Our forests are at risk. I’m sure you’ve seen the footage, two or three years ago, of half the country burning down. It wasn’t just California, it was really like from the center of the country – west. And we could be in that same situation. And you also need healthy, sustainable forests so that we can mitigate the impacts of global climate change.

Fact check:

1) half the country did not burn down.

2) We could not be in the same situation because NJ’s forests, NJ’s landscape, and NJ’s climate (rainfall, soil moisture, drought, heat, wind, humidity) are nothing like California’s forests and the conditions that drove massive wildfires. Even NJ’s most fire prone forests, in the Pinelands, are nothing like California and western forests and landscapes. Nothing.

But that was not just random off the cuff hyperbole by Senator Smith. He knew exactly what he was doing, just like the DEP’s “pro-active” press release on prescribed burns.

Senator Smith’s remarks, coupled with the DEP’s message coordination and prior remarks by Senator Smith, make it very clear that this was intentional political propaganda.

Weeks before, Smith tipped his hand on the wildfire justification, at the Highlands Coalition’s Forest Forum.

During Smith’s remarks at that Forum (time: 21 minutes), he closed by recommending that people read a recent NY Times magazine article on California wildfires to understand the problems NJ faced:

There was a terrific article in The NY Times magazine section about how various types of forests had been stewarded in different ways, held up to forest fires. I think that might be somewhat instructive.

This was the article Smith referred to:

That article was one long fear based screed and propaganda piece for “active forest management”: (emphases mine)

Living in California now meant accepting that fire was no longer an episodic hazard, like earthquakes. Wildfire was a constant, with us everywhere, every day, all year long, like tinnitus or regret. The dry spring was bad; the dry summer, worse; the dry fall, unbearable. Even a wet winter (if we caught a break from the drought) offered little reprieve. All thoughts, all phenomena, existed relative to fire. […

California, and the world, are in bad shape. But the situation is not as devoid of hope as we believe. “We have this idea that the world is either normal and in continuity with what we’ve expected, or it’s the apocalypse, it’s the end of everything — and neither are true,” he said. That orange sky in 2020? “We’re all like, Wow, the sky is apocalyptic! But it’s not apocalyptic. If you can wake up and go to work in the morning, you’re not in an apocalypse, right?”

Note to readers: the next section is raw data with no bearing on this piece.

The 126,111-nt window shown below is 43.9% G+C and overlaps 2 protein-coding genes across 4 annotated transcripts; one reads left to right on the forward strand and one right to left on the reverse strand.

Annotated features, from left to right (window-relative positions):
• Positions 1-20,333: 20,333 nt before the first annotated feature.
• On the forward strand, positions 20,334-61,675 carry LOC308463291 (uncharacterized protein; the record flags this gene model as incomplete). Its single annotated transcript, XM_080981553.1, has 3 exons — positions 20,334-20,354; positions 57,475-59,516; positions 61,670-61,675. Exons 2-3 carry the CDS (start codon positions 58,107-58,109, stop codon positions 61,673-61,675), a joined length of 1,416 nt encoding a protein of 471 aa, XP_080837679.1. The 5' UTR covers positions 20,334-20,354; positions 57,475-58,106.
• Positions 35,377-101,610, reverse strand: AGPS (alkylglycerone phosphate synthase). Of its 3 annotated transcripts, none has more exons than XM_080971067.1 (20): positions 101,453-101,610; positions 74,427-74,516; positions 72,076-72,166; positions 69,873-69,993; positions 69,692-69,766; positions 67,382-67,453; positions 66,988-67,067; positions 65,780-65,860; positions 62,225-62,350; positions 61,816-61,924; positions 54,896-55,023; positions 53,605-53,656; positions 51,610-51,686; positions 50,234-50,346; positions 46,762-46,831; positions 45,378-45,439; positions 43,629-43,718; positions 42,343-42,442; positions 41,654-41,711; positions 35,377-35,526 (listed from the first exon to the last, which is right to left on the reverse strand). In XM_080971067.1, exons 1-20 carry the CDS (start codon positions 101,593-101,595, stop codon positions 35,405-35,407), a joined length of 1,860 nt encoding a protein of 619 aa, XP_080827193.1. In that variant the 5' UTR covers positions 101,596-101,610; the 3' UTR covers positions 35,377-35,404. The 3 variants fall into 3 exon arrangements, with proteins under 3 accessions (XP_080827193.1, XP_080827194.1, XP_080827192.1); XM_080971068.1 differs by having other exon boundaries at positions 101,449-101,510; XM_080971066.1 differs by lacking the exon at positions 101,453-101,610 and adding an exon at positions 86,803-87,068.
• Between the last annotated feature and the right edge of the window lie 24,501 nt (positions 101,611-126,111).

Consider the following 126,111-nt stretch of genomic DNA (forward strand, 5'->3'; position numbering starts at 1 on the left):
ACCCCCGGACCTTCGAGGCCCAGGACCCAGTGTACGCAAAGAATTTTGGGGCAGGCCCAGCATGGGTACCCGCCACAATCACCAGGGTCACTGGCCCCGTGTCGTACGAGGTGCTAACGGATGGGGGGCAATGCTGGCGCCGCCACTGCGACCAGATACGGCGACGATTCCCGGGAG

The more accurate assessment, according to Steffen, is that we’re “trans-apocalyptic.” We’re in the middle of an ongoing crisis, or really a linked series of crises, and we need to learn to be “native to now.”

This NY Times news (not magazine) article also probably could be the one Smith referred to. It is more science based, but still an argument for burning and logging forests under the guise of wildfire prevention:

But for Ms. Sauerbrey and her colleagues with The Nature Conservancy, what she witnessed was most likely a real-life example of what they and others have been studying for years: how thinning of trees in overgrown forests, combined with prescribed, or controlled, burns of accumulated dead vegetation on the forest floor, can help achieve the goal of reducing the intensity of wildfires by removing much of the fuel that feeds them.

The western – California wildfire model is what Senator Smith has in mind. The DEP is happy to manipulate that.

So, be forewarned.

Trenton policymakers will try to use the fear of wildfire to justify continuing mismanagement of NJ’s forests.

I will go into additional detail in future posts. There is a lot of scientific disagreement that active management techniques are the solution to wildfire prevention or adaptation to climate change, see:

For today, I just wanted to put out the alert.